A day after Microsoft CEO Steve Ballmer sent out a missive pushing Redmond’s message that
“free software isn’t free,” the UK’s Office of Government Commerce (OGC) said open source software
is a viable desktop alternative for most government users.
The report, released Thursday, is based on the results of several open source software pilots
launched in both central government departments and the wider public sector in October 2003.
The pilots illustrated that interoperability is no longer a major issue and that use of open source
software (OSS) could prolong hardware life. But the most important — and controversial — finding
was the cost issue.
“Open source software can generate significant savings, particularly in conjunction with server
consolidation and by delaying hardware replacement,” the report said. Without recommending a switch
to OSS, the report said that the decision between proprietary and OSS should take into account the
total cost of ownership.
Regarding security, the report pointed out that OSS is the subject of fewer attacks than proprietary
“Patches or updates to OSS following discovery of faults, such as security
vulnerabilities, tend to be produced very rapidly, often within hours or days of announcement of
the discovery of a problem. Users of closed source proprietary software are dependent upon the
software vendor to release an upgraded binary version. This process can take considerably longer,
leaving the user vulnerable to known threats.”
“These pilots have provided us with valuable evidence on open source software,” OGC Chief
Executive John Oughton said in a statement. “They show it could support government bodies by
offering efficient and cost-effective IT solutions.”
He said that the report would be used by public-sector entities to make informed
judgments about whether to use Microsoft or OSS.
That total cost of ownership issue is something that Microsoft has been hitting hard through its
“Get the Facts on Windows and Linux” campaign. On Wednesday, Microsoft CEO Steve Ballmer sent an e-mail to
customers and partners reiterating the results of both Microsoft-sponsored and independent analyses
showcased on a special Web site.
In a nutshell, Ballmer wrote, “… It’s pretty clear that the facts show that Windows provides a
lower total cost of ownership than Linux; the number of security vulnerabilities is lower on Windows,
and Windows responsiveness on security is better than Linux; and Microsoft provides uncapped IP
indemnification of their products, while no such comprehensive offering is available for Linux or
But the campaign has come under fire because Microsoft paid for some of the studies.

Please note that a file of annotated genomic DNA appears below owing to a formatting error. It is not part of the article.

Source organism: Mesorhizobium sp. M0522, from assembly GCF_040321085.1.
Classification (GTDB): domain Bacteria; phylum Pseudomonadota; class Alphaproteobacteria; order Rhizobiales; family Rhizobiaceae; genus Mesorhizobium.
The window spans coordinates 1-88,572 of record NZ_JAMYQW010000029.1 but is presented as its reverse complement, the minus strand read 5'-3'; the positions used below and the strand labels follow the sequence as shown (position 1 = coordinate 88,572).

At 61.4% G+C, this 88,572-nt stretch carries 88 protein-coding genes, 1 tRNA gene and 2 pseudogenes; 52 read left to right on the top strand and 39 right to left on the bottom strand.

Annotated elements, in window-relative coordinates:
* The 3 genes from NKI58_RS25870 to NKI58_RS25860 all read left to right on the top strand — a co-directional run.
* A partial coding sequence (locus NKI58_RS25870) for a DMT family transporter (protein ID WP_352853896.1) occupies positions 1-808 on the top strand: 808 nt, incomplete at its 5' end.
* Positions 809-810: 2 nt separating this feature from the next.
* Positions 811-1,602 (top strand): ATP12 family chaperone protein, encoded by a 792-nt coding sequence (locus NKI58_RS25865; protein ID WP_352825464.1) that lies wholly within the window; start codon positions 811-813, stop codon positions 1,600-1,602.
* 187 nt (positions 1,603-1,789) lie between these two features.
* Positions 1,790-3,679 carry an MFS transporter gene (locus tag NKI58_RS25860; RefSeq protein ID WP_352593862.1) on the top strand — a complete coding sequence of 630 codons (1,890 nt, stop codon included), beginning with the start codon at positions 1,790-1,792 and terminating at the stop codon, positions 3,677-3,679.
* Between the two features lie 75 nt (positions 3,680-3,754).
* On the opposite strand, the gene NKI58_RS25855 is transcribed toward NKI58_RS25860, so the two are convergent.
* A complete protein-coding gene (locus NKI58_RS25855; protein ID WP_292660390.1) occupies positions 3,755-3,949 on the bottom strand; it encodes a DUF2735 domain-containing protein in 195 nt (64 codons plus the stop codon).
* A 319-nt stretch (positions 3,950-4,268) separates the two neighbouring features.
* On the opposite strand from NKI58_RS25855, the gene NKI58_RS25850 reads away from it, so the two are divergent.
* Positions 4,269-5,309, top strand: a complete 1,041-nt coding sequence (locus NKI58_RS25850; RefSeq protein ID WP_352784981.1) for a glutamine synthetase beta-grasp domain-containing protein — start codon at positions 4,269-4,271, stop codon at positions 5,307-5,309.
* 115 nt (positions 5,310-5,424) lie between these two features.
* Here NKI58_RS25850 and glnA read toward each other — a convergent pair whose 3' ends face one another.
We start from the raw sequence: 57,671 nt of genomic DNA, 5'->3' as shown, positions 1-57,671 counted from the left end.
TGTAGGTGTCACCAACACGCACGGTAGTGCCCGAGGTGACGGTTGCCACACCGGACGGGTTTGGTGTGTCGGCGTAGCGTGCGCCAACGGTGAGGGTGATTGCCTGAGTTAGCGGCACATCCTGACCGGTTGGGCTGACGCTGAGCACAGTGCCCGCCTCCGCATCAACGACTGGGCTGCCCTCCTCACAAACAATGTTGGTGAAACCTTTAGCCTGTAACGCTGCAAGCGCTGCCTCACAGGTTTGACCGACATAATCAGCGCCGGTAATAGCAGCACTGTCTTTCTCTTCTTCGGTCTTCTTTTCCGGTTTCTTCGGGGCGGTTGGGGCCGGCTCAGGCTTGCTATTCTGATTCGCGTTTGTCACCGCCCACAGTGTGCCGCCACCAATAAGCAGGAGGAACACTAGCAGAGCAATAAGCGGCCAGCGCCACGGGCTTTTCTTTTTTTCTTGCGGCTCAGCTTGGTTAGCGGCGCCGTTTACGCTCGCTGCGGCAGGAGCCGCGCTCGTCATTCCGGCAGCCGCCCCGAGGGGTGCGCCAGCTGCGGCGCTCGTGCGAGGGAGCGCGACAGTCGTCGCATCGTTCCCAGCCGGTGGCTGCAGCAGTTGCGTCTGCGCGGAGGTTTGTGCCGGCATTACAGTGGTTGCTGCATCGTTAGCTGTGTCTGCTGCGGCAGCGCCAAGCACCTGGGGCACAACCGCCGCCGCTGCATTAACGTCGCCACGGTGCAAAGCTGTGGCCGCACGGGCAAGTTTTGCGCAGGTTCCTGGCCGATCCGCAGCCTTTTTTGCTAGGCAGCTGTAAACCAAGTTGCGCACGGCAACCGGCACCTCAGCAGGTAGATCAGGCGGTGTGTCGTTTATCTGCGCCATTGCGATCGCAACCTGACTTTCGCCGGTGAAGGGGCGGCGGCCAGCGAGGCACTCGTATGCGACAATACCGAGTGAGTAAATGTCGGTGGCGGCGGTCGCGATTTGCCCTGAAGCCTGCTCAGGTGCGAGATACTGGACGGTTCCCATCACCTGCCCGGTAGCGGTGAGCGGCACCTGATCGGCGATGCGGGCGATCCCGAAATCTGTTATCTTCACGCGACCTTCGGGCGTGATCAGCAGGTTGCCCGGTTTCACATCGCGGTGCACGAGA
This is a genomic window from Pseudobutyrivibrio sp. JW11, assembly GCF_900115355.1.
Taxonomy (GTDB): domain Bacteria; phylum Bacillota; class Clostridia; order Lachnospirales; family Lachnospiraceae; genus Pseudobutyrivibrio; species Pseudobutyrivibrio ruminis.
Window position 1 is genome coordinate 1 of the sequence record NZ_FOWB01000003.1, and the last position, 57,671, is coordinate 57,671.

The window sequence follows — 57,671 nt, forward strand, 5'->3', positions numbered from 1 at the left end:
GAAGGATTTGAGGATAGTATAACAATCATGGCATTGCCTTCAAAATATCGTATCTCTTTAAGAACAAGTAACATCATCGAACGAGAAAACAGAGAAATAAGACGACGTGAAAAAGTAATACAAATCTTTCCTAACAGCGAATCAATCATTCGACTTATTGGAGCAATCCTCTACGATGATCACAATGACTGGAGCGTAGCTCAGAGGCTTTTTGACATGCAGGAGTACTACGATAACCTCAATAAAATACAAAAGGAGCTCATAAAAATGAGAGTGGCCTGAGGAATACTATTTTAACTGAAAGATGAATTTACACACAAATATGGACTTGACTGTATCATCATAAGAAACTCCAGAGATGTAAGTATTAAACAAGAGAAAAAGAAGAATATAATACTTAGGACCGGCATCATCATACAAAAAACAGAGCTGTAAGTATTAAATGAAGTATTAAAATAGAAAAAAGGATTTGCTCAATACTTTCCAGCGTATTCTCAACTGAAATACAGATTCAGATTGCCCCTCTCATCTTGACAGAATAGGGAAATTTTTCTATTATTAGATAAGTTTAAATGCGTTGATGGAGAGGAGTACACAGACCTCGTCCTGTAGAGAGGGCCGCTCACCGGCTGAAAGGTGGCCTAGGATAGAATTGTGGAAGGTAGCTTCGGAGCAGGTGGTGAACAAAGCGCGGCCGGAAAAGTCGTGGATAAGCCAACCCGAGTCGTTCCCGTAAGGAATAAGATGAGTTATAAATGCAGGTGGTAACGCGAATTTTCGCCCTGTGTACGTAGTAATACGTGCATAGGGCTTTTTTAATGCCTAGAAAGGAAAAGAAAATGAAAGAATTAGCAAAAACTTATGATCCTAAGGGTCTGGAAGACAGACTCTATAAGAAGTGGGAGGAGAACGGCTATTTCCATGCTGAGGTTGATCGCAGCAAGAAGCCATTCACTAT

In August, the Advertising Standards Authority, a United Kingdom agency charged with monitoring
fairness and accuracy in ads, ordered Microsoft to
pull an ad touting a server
test conducted by META Group. The ASA found that claims that Linux is more than 10 times more
expensive than Windows Server 2003 weren’t supported by the tests.
A highly touted win by Microsoft with the U.K. Borough of Newham was
criticized by Eddie Bleasdale,
president of Netproject, an IT consultancy. Beasdale charged that a 12-week TCO assessment by
consulting firm CapGemini showed Windows was a better platform only because Microsoft slashed prices.
These TCO studies are taken with a grain of salt by customers, said Illuminata analyst Gordon Haff — no matter who pays for them. Results, he said, are highly dependent on the specific assumptions and details of the specific situation being studied.
“Sometimes, the case is so absolutely compelling that results are hard to dismiss,” Haff said.
“In the case of Linux versus Windows, no matter what Microsoft might say on one side, and what open
source advocates say on the other, there are a lot of factors that can drive the decision one way or
The OCG pilots, the result of a July 2002 directive by the U.K. Cabinet Office, were carried out in
partnership with Microsoft rivals IBM and Sun Microsystems
. They included
a document management system for the Central Scottish Police, a Samba File and Print server used by
the Powys County Council, and a test of Linux/StarOffice for desktop computers in the Office of Water Services.
Martin Goodman, director of IBM’s U.K. Public Sector Business, said in a statement, “This report emphasizes many of the benefits that open source software offers governmental organizations:
total cost of ownership savings, improved interoperability and reduced dependency on proprietary offerings.”
Said a Microsoft spokesperson, “We understand that it is the role of government to promote a
level playing field and to foster increased competition in any market. However, having read the
report in detail, the findings do not align fully with feedback we regularly receive from our
customers in the market place who have evaluated Microsoft software against open source software.”
While Microsoft is under some pressure from Linux in government agencies around the globe, TCO is only part of the story, Haff said.
“It’s not surprising that Linux has had some of its strongest success outside the U.S.,” he said.
“It’s politically preferable to be using open source than to be beholden to an American company —
and one that has, after all, been found guilty of all kinds of unsavory business practices.”